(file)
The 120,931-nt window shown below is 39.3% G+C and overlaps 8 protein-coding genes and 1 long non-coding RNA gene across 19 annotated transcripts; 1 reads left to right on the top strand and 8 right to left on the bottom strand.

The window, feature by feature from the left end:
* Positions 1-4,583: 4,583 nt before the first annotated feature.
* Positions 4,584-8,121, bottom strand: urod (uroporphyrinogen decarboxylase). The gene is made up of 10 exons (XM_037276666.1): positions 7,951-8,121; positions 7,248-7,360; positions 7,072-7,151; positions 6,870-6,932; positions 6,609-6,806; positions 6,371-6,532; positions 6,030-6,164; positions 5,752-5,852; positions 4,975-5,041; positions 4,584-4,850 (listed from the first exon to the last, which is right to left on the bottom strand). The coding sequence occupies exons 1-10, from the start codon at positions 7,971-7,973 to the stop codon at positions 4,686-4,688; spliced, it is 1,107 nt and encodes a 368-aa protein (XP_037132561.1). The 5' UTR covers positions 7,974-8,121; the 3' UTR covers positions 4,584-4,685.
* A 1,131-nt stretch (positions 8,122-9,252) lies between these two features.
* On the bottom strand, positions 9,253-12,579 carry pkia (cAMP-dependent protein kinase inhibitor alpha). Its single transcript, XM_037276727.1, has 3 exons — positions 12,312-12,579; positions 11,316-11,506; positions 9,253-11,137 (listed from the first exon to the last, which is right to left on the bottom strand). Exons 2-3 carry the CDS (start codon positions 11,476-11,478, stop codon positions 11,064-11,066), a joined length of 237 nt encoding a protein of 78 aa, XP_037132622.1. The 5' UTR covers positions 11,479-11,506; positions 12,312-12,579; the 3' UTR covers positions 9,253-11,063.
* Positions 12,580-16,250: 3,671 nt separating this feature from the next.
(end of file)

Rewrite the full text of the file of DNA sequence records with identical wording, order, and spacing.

The 120,931-nt window shown below is 39.3% G+C and overlaps 8 protein-coding genes and 1 long non-coding RNA gene across 19 annotated transcripts; 1 reads left to right on the top strand and 8 right to left on the bottom strand.

The window, feature by feature from the left end:
* Positions 1-4,583: 4,583 nt before the first annotated feature.
* Positions 4,584-8,121, bottom strand: urod (uroporphyrinogen decarboxylase). The gene is made up of 10 exons (XM_037276666.1): positions 7,951-8,121; positions 7,248-7,360; positions 7,072-7,151; positions 6,870-6,932; positions 6,609-6,806; positions 6,371-6,532; positions 6,030-6,164; positions 5,752-5,852; positions 4,975-5,041; positions 4,584-4,850 (listed from the first exon to the last, which is right to left on the bottom strand). The coding sequence occupies exons 1-10, from the start codon at positions 7,971-7,973 to the stop codon at positions 4,686-4,688; spliced, it is 1,107 nt and encodes a 368-aa protein (XP_037132561.1). The 5' UTR covers positions 7,974-8,121; the 3' UTR covers positions 4,584-4,685.
* A 1,131-nt stretch (positions 8,122-9,252) lies between these two features.
* On the bottom strand, positions 9,253-12,579 carry pkia (cAMP-dependent protein kinase inhibitor alpha). Its single transcript, XM_037276727.1, has 3 exons — positions 12,312-12,579; positions 11,316-11,506; positions 9,253-11,137 (listed from the first exon to the last, which is right to left on the bottom strand). Exons 2-3 carry the CDS (start codon positions 11,476-11,478, stop codon positions 11,064-11,066), a joined length of 237 nt encoding a protein of 78 aa, XP_037132622.1. The 5' UTR covers positions 11,479-11,506; positions 12,312-12,579; the 3' UTR covers positions 9,253-11,063.
* Positions 12,580-16,250: 3,671 nt separating this feature from the next.